Interest in vitamin D supplementation and testing has increased over the last few decades. Therefore, it’s only rational for concerns over toxicity and side effects to increase as well. A 16-year retrospective study evaluated the vitamin D status of patients at the University of Iowa Hospitals and Clinics (UIHC) to determine the risk of toxicity.
Researchers studied a total of 73,779 hospital patients and analyzed 127,932 serum blood samples to determine 25(OH)D status. For individuals with vitamin D levels above 120 ng/ml (300 nmol/l), or who displayed signs and symptoms of hypercalcemia, detailed medical reviews were conducted. Signs and symptoms of hypercalcemia were defined as excessive thirst, excessive urination, decreased appetite, vomiting, constipation, abdominal pain, renal failure, and/or failure to thrive.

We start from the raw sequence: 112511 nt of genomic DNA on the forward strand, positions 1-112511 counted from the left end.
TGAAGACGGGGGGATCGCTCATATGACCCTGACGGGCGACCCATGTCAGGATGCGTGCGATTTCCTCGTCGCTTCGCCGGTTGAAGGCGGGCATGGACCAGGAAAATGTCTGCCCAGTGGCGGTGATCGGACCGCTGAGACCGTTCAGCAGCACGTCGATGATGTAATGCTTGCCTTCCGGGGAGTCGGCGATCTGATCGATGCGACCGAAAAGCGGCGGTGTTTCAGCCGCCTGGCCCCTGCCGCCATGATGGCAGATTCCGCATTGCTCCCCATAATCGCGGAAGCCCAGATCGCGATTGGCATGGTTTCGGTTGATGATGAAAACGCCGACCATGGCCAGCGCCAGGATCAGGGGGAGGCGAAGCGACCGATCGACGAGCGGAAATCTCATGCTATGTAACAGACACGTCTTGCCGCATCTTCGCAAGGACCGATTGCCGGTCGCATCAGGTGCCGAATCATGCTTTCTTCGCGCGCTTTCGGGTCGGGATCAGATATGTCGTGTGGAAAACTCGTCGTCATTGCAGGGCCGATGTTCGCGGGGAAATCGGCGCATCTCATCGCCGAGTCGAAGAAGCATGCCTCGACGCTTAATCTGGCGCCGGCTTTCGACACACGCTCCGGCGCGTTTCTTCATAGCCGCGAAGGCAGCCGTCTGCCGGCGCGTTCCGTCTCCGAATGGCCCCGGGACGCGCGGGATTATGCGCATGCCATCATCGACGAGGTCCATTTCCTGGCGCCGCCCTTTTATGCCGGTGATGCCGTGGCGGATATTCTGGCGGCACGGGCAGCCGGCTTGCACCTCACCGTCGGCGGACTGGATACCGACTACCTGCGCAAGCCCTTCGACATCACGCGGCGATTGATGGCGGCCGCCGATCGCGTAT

This is what the researchers found:
- Only 1.05% of the participants had vitamin D levels above 80 ng/ml (200 nmol/l).
- Only 0.12% had levels that exceeded 120 ng/ml (300 nmol/l).
- Four patients showed symptoms of vitamin D toxicity, and three of these cases were caused by mistaken overdosing of liquid vitamin D supplements.
- The last case of toxicity was allegedly due to daily supplementation of 1,000 IU, but the researchers flagged this case for potentially inaccurate history.
The researchers concluded,
“Symptomatic vitamin D toxicity is uncommon, and elevated levels of 25(OH)D do not strongly correlate with clinical symptoms or total serum/plasma calcium levels. Our study highlights the potential risks of the liquid formulation of vitamin D.”